BTS dropped “Young Forever” seemingly out of nowhere, as I don’t remember them building much hype for this. Apparently, it’s also the end of some kind of trilogy that I honestly haven’t kept up with, but even standing alone it’s quite an effective song and it’s the most I’ve pondered a K-pop music video in a while.
Given the lyrical content and the slow pace of the song, “Young Forever” could’ve easily settled into a boring festival of fanservice like so many other tracks in this vein. However, despite my aversion to songs with this sound, this was actually eminently listenable, and I found it was over long before I had any complaint about the pacing. That’s how surprisingly seamless the transitions were, and I found the haunting instrumental rather entrancing and immersive rather than boring.
Of particular note was the way “Young Forever” utilized a completely stripped down instrumental during the bridge (sorta), and then injected clap effects as the hook was sung over it. That’s the type of thing that really caps off the mood of the track and makes it stick a bit longer than it usually would.
While I still doubt this is the type of song that I would actively seek out on a playlist, it’s a track that I wouldn’t mind coming back to time and again, and it’s definitely something I wouldn’t turn away from while listening to the radio. And if “Young Forever” evoked that feeling in me, then I could understand why fans in particular would be drawn to this.
Speaking of why fans might be drawn to this song more than others, “Young Forever” has interesting lyrics that take the listener through an appropriately quick journey that is the rise and fall of musical artists. However, that could probably be analogous to just about anything in life, as the lyrics use elements of self-doubt, addiction to the thrill of achievement, and the crushing letdown of reality that comes from not being able to experience all that again as time passes.
The lyrics connect with the music video in a cool way, and though I’m not familiar with their whole trilogy thing, it wasn’t hard to appreciate the story being told, regardless.
The usage of light during a music video that talks about the stages of life is quite obviously representative of one’s lifespan. So the opening shot of the music video is of sunlight (birth)…
…and by the end of the music video they’re heading towards sunset (death).
Of course, the fence maze represents how life basically is, especially when you’re still figuring out the world and yourself.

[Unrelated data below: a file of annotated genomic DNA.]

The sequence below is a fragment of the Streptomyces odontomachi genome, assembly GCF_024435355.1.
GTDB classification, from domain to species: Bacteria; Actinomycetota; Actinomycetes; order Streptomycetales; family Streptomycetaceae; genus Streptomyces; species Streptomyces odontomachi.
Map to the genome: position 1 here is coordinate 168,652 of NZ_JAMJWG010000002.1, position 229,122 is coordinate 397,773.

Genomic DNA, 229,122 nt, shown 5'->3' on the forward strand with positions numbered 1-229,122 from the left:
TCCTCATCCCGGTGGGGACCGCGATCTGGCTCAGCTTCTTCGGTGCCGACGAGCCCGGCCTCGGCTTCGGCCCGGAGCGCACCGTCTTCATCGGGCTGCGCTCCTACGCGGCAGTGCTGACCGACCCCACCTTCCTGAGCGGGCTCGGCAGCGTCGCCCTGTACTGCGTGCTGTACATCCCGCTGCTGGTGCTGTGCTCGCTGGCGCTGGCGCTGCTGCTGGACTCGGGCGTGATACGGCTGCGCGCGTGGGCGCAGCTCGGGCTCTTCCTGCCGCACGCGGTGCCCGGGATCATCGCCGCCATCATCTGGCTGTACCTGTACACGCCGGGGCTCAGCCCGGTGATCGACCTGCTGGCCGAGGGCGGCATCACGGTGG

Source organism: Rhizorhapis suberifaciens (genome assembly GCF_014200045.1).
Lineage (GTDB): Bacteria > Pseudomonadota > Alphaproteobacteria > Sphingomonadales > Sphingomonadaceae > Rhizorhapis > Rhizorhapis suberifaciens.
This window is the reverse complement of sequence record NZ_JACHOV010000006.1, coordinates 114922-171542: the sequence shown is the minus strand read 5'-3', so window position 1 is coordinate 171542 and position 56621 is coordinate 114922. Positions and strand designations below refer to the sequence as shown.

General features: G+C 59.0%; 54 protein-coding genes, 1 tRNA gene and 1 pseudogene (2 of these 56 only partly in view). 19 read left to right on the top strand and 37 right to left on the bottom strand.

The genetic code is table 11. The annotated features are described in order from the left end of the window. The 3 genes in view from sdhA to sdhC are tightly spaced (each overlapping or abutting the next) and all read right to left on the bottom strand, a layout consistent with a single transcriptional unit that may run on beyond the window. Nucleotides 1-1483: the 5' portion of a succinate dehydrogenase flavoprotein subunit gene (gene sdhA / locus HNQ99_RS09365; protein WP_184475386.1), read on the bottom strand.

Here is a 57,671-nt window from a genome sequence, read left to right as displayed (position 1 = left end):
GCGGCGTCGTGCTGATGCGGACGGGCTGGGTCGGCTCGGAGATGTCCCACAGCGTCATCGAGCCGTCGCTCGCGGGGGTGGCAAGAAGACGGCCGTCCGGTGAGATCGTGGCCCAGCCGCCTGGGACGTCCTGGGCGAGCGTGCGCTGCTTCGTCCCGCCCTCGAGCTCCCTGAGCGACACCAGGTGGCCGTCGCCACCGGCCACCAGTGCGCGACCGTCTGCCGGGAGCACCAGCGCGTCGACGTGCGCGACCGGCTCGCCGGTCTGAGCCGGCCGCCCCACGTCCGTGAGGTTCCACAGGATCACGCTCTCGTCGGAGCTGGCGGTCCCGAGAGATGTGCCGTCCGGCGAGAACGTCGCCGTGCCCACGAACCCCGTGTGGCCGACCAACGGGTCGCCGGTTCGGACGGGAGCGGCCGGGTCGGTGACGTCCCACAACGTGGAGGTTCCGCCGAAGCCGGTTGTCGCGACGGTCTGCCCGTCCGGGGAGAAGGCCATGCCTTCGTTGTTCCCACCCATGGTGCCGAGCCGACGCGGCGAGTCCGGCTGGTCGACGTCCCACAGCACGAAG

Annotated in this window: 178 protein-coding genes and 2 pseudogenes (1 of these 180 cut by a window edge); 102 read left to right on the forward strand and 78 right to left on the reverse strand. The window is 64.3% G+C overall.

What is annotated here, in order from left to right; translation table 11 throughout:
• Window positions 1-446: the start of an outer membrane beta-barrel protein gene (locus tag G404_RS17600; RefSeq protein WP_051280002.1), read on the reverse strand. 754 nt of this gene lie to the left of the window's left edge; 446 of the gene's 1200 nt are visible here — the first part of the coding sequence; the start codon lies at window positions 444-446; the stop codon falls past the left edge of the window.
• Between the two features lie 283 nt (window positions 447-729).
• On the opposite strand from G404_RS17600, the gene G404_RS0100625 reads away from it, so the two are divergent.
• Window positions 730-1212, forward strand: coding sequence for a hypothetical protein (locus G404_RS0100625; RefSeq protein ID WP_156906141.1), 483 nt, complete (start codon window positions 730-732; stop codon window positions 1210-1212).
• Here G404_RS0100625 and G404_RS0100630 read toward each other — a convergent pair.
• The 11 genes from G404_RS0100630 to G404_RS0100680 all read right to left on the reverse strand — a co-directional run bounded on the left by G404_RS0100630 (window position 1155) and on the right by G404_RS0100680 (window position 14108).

The setup for this was great, with the present maze fence in high definition representing the figurative life journey being interspersed with their literal life journey in the form of their past music videos seen through a grainy-quality lens.
The simple interpretation here is probably to take “Young Forever” as a message to stay youthful in mentality and to keep dreaming as you move forward in life. I admit that’s probably the correct way to look at this, but given that the “dreams, hopes, forward, forward” parts are done over the old screens or flashbacks, I thought that was more of an indication of their attitude while they were going through their struggles, and that stuff is now in the past. I’m probably projecting with this, but given the sunlight/sunset analogy, I saw the message in “Young Forever” as more of a call to be happy with what you’ve already done in life to get you to this moment.
As soon the last member escapes the maze, there’s only one flashback and it’s of a picture of the group, effectively making that time a memory. For me, I saw that as definitely leaving the past in the past, and a message that once you’ve figured out your identity and have escaped the pressures of the journey that has gotten you to this point, that one shouldn’t life with regrets and should instead enjoy themselves with whatever time one has left with the people who give a shit about you.
BTS fans (understandably) get grief for being a rabid fandom, but if efforts like this can even get my grumpy ass to think about stuff, then it’s not much wonder why their imaginations would go wild trying to decipher whatever the trilogy was.
Regardless of whatever message you took away from this, just the fact that it made me think is the hallmark of a quality musical effort. And unlike many other songs that have so-called meaningful lyrics, “Young Forever” didn’t take a mulligan on the song itself and turned in an admirable effort that actually makes you want to listen to it.